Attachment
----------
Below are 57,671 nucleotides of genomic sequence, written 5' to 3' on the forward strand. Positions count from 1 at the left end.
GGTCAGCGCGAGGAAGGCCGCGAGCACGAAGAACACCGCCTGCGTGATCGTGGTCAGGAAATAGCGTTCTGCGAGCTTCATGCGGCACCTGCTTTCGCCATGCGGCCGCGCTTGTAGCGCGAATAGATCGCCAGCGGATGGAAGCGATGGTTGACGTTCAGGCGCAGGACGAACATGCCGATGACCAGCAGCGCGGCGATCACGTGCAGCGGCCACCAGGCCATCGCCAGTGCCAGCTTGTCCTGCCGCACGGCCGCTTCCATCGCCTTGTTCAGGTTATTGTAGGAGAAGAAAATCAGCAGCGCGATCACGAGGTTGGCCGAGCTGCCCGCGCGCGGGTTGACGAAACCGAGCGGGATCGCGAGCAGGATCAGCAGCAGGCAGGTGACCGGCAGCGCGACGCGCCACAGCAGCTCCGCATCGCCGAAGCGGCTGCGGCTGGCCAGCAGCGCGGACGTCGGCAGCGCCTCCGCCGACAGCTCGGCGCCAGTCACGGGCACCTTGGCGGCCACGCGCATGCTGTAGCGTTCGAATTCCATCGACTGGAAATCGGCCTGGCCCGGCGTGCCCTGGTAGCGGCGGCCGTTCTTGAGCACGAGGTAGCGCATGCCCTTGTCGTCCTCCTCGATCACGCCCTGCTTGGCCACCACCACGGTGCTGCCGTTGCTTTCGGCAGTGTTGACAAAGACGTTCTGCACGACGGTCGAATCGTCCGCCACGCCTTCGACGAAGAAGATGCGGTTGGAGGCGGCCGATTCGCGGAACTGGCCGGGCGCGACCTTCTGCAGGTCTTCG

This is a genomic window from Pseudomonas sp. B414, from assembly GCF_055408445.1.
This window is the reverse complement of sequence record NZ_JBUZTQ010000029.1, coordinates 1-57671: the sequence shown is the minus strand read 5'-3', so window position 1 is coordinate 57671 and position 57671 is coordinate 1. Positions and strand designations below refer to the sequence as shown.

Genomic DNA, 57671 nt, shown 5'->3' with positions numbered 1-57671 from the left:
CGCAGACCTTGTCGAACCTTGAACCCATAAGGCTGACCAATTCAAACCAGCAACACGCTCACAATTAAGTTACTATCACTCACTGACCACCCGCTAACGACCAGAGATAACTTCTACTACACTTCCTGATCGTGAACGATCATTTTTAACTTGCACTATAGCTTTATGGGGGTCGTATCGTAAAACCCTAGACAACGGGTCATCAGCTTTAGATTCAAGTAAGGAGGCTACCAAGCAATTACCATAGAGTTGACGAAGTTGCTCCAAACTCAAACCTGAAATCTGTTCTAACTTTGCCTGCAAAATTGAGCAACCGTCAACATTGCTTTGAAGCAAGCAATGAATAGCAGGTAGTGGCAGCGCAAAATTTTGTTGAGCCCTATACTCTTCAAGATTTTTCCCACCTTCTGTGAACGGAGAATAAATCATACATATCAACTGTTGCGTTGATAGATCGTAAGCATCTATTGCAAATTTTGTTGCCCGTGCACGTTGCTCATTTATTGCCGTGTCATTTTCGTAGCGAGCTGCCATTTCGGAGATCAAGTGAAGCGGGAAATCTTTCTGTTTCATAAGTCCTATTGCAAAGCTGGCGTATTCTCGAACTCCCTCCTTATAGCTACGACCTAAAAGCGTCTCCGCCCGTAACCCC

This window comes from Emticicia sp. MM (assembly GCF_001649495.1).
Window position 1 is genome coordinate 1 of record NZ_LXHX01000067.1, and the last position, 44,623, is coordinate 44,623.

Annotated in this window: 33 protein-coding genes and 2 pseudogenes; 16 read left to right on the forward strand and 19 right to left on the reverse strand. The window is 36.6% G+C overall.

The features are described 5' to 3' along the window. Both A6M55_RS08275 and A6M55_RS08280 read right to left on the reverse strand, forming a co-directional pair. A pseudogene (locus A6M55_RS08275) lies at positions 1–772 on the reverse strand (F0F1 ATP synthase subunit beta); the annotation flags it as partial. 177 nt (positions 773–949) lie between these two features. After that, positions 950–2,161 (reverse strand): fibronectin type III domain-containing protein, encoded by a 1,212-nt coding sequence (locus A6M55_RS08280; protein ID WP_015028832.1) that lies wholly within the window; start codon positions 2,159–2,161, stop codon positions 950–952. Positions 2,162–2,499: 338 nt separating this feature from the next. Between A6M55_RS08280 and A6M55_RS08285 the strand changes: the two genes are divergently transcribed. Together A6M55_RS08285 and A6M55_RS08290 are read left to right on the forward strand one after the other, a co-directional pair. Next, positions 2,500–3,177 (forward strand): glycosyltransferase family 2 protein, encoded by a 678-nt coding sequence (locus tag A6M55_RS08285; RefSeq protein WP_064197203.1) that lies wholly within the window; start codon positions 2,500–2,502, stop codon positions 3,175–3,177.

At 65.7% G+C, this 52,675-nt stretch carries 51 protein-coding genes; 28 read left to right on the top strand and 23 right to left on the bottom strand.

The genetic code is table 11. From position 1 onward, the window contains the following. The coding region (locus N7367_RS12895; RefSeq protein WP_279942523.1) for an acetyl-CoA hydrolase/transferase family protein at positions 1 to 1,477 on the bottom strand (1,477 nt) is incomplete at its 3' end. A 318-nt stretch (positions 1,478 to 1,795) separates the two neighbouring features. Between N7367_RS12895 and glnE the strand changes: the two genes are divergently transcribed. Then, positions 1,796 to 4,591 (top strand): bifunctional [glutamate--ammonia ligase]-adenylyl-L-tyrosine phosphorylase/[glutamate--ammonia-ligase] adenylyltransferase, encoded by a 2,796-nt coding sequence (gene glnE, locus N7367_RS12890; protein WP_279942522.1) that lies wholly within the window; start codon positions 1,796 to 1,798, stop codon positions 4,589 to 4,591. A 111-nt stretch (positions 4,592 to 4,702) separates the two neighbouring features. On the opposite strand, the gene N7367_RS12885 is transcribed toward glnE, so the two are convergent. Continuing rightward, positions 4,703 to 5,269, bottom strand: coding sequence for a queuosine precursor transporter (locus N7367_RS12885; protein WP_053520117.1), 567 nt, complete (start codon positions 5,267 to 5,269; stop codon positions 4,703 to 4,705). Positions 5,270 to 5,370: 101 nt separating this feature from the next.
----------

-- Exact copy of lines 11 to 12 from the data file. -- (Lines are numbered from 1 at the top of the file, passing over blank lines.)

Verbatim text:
At 65.7% G+C, this 52,675-nt stretch carries 51 protein-coding genes; 28 read left to right on the top strand and 23 right to left on the bottom strand.

The genetic code is table 11. From position 1 onward, the window contains the following. The coding region (locus N7367_RS12895; RefSeq protein WP_279942523.1) for an acetyl-CoA hydrolase/transferase family protein at positions 1 to 1,477 on the bottom strand (1,477 nt) is incomplete at its 3' end. A 318-nt stretch (positions 1,478 to 1,795) separates the two neighbouring features. Between N7367_RS12895 and glnE the strand changes: the two genes are divergently transcribed. Then, positions 1,796 to 4,591 (top strand): bifunctional [glutamate--ammonia ligase]-adenylyl-L-tyrosine phosphorylase/[glutamate--ammonia-ligase] adenylyltransferase, encoded by a 2,796-nt coding sequence (gene glnE, locus N7367_RS12890; protein WP_279942522.1) that lies wholly within the window; start codon positions 1,796 to 1,798, stop codon positions 4,589 to 4,591. A 111-nt stretch (positions 4,592 to 4,702) separates the two neighbouring features. On the opposite strand, the gene N7367_RS12885 is transcribed toward glnE, so the two are convergent. Continuing rightward, positions 4,703 to 5,269, bottom strand: coding sequence for a queuosine precursor transporter (locus N7367_RS12885; protein WP_053520117.1), 567 nt, complete (start codon positions 5,267 to 5,269; stop codon positions 4,703 to 4,705). Positions 5,270 to 5,370: 101 nt separating this feature from the next.